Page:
Every day, billions of people around the world wake up to a daily routine. Take a shower. Get dressed. Grab their favorite double tall latte from Starbucks on their way to work.
Humans are creatures of habit. Some more than others, of course. And while some patterns have positive impact on our lives, like scheduled sleeping times for children and adults, production of manufactured goods and weekly schedules, we also know that NOT following patterned behavior can be just as important.
When our children were very young, for example, we learned the importance of disrupting patterns related to their activities and learning in order to more effectively develop their cognitive skills. Other recent and compelling examples of pattern disruption relate to security: not following routines or using identical passwords.
In the professional world, pattern disruption is an effective tool for problem solving, results generation, and team engagement. It is widely accepted that our best growth and development comes from when we break past our “norms” and get ourselves into challenges, tasks, or jobs that stretch us outside of our comfort zone.
Pattern Disruption at Work
If we individually or collectively (as a team) keep addressing a challenge in the same manner, we will get a similar result. It’s only when we break past those former ways of thinking, when we bring new perspectives and highly disruptive actions, that we are able to solve, create, and delight. As Dan Pink points out in his book A Whole New Mind, the most successful professionals in the coming century will be those who don’t fall prey to work that can be automated (read: highly patterned activities), and those who are able to disrupt typical patterns by engaging new perspectives and seemingly unheard of solutions.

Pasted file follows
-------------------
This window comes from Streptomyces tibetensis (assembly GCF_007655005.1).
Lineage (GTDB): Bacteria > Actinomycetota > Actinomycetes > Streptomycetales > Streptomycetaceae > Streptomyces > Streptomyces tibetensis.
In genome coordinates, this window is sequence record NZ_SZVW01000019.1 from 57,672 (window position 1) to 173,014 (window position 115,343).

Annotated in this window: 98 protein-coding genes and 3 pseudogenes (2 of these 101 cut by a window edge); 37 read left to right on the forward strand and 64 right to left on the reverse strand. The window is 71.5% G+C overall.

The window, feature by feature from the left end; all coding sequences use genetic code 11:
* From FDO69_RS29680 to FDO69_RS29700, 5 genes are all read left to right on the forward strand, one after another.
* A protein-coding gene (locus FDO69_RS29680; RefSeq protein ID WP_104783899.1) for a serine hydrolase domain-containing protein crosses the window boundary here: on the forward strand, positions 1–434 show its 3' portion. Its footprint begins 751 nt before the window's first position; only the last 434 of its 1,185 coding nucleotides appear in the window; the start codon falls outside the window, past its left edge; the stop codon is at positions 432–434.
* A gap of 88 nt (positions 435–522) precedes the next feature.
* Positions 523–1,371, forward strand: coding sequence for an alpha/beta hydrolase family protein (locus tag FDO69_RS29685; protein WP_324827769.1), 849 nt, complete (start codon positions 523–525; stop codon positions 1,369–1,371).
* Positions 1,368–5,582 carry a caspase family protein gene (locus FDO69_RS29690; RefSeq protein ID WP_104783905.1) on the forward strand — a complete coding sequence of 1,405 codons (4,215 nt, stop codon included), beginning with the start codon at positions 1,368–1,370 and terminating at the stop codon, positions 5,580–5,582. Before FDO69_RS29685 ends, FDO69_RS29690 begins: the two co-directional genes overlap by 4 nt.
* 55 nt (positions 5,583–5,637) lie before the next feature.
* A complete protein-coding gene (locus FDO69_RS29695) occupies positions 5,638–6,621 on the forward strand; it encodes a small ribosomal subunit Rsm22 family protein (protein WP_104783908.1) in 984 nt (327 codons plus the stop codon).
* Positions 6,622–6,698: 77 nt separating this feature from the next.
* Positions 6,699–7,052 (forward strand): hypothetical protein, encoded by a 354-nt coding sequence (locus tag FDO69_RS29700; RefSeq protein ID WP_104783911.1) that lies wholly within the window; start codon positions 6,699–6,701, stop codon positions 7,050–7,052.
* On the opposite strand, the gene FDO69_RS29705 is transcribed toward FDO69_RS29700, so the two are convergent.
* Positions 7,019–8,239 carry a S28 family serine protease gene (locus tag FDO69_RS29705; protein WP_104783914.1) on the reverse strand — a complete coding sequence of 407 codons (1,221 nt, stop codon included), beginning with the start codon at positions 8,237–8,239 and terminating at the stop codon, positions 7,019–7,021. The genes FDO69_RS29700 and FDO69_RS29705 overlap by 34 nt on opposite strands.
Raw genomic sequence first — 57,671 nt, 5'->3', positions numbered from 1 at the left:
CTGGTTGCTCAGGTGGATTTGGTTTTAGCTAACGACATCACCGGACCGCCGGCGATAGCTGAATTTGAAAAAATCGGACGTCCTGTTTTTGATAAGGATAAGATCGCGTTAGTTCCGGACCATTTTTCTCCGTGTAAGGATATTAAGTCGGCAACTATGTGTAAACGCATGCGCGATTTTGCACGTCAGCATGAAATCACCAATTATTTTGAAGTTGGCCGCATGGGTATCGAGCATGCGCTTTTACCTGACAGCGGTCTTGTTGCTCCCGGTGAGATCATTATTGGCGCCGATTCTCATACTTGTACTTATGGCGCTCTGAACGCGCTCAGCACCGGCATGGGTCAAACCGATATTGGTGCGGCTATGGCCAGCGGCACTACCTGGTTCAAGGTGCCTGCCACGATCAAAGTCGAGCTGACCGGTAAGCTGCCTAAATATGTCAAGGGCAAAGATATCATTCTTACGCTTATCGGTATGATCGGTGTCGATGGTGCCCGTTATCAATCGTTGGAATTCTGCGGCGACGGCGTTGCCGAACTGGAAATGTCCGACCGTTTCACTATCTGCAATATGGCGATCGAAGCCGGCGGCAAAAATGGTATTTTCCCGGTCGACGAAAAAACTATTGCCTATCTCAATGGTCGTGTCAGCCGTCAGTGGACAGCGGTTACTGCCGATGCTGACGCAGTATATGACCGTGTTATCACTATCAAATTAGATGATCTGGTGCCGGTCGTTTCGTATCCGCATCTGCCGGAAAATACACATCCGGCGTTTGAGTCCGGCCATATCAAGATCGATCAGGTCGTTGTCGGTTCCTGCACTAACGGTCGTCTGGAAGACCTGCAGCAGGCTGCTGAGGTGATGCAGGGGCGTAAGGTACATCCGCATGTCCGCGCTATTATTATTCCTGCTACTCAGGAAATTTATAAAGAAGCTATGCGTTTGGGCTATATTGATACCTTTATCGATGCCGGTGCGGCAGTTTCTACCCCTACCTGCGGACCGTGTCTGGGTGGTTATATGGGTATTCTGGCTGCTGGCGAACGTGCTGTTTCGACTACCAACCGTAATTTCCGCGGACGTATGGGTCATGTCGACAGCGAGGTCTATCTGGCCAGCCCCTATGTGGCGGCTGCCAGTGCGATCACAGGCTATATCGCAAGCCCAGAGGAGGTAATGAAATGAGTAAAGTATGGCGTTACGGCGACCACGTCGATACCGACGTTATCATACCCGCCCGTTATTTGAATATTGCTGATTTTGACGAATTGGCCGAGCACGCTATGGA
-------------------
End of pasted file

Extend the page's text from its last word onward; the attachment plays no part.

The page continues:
gothamCulture uses pattern disruption regularly in our facilitated sessions, to generate discussion, create an environment of possibility, break past old ways of thinking, and engage our participants in completely new ways.
The first step is to identify what patterns currently exist. We call this pattern recognition.
Recognizing Our Invisible Nametags
The truth is, some people are more skilled at recognizing patterns than others. And more often than not, the biggest challenge for professionals we work with is recognizing those patterns in themselves. A senior leader who always presses a particular point of view, a team leader who routinely favors a team member, and so on.
My personal Jedi Master, Improv Guru Shawn Westfall, writes about this more, explaining how we all wear “Invisible Name Tags”. Examples might be: Guy Who Always Thinks His Ideas Are Brilliant, Woman Who Is Always Supportive of Her Teammates, or Leader Who Never Sticks to an Agenda. Once we identify pattern, we can go about disrupting it.
This whole idea of pattern disruption supports gothamCulture’s key support areas of culture, leadership and strategy. One of the most challenging elements of culture refinement relates to getting teams and individuals past their collective norms of behavior. Things are often done a certain way because they’ve always been done that way. Disrupting those patterns of behavior helps organizational leaders we work with change the perspective of their personnel and get them to “try on” a new way of thinking or acting.
Leadership is another application for disrupting patterns. Leaders are continually forced to maintain or improve results with new teams, new rules of engagement, and new priorities. Through leadership training or coaching, these critical individuals are provided the necessary tools to adapt in the frighteningly dynamic world of business. And as an extension, the changing external factors of business consistently put pressure on our business strategy to be consistent, yet flexible. Developing the optimal strategic plan involves forecasting for a world of constant change. And that constant change is best emulated—during plan development—by disrupting the patterned thinking of the leaders in an organization.
What Worked Before Won’t Likely Work Again
There are many opportunities for professionals to break patterns, learn new ways of doing things, and generate exceptional outcomes. These patterns may show up in our personal lives, how we work with others, or tactically as we go about the business of supporting organizations with their challenges.
Recognizing those patterns, disrupting them, and then taking the next steps toward action helps build the optimal culture for your organization, support your leaders as they face unforeseen challenges, and ensure your strategy for the future is resilient enough to weather the storm.